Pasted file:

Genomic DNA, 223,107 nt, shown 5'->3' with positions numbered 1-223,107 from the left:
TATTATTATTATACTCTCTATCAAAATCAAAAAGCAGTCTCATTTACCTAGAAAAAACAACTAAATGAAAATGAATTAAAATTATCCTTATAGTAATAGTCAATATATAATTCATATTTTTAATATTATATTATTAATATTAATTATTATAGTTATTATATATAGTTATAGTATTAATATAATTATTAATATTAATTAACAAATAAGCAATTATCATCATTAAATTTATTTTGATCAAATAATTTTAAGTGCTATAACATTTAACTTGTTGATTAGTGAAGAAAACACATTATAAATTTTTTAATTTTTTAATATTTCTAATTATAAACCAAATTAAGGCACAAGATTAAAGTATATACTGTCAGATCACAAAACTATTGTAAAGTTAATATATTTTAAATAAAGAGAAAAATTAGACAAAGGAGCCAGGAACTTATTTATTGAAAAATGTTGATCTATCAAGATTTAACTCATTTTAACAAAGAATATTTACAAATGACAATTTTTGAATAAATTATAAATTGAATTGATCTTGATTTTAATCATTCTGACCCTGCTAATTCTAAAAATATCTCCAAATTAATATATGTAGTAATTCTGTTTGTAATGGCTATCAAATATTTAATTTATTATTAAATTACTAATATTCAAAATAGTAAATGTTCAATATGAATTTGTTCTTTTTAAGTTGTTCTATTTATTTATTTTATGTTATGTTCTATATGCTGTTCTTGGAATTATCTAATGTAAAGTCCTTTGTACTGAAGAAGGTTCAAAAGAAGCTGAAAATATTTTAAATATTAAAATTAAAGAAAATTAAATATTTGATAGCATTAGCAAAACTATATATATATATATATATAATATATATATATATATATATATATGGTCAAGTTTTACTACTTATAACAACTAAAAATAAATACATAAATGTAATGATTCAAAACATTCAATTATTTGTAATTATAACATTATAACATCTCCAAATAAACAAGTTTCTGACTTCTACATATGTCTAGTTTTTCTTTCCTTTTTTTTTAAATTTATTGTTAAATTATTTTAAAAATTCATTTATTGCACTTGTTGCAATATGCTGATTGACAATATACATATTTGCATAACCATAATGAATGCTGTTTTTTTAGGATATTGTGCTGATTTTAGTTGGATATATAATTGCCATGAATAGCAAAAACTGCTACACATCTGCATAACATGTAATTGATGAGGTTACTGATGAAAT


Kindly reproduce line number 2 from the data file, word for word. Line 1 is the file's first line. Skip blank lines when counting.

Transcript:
TATTATTATTATACTCTCTATCAAAATCAAAAAGCAGTCTCATTTACCTAGAAAAAACAACTAAATGAAAATGAATTAAAATTATCCTTATAGTAATAGTCAATATATAATTCATATTTTTAATATTATATTATTAATATTAATTATTATAGTTATTATATATAGTTATAGTATTAATATAATTATTAATATTAATTAACAAATAAGCAATTATCATCATTAAATTTATTTTGATCAAATAATTTTAAGTGCTATAACATTTAACTTGTTGATTAGTGAAGAAAACACATTATAAATTTTTTAATTTTTTAATATTTCTAATTATAAACCAAATTAAGGCACAAGATTAAAGTATATACTGTCAGATCACAAAACTATTGTAAAGTTAATATATTTTAAATAAAGAGAAAAATTAGACAAAGGAGCCAGGAACTTATTTATTGAAAAATGTTGATCTATCAAGATTTAACTCATTTTAACAAAGAATATTTACAAATGACAATTTTTGAATAAATTATAAATTGAATTGATCTTGATTTTAATCATTCTGACCCTGCTAATTCTAAAAATATCTCCAAATTAATATATGTAGTAATTCTGTTTGTAATGGCTATCAAATATTTAATTTATTATTAAATTACTAATATTCAAAATAGTAAATGTTCAATATGAATTTGTTCTTTTTAAGTTGTTCTATTTATTTATTTTATGTTATGTTCTATATGCTGTTCTTGGAATTATCTAATGTAAAGTCCTTTGTACTGAAGAAGGTTCAAAAGAAGCTGAAAATATTTTAAATATTAAAATTAAAGAAAATTAAATATTTGATAGCATTAGCAAAACTATATATATATATATATATAATATATATATATATATATATATATGGTCAAGTTTTACTACTTATAACAACTAAAAATAAATACATAAATGTAATGATTCAAAACATTCAATTATTTGTAATTATAACATTATAACATCTCCAAATAAACAAGTTTCTGACTTCTACATATGTCTAGTTTTTCTTTCCTTTTTTTTTAAATTTATTGTTAAATTATTTTAAAAATTCATTTATTGCACTTGTTGCAATATGCTGATTGACAATATACATATTTGCATAACCATAATGAATGCTGTTTTTTTAGGATATTGTGCTGATTTTAGTTGGATATATAATTGCCATGAATAGCAAAAACTGCTACACATCTGCATAACATGTAATTGATGAGGTTACTGATGAAAT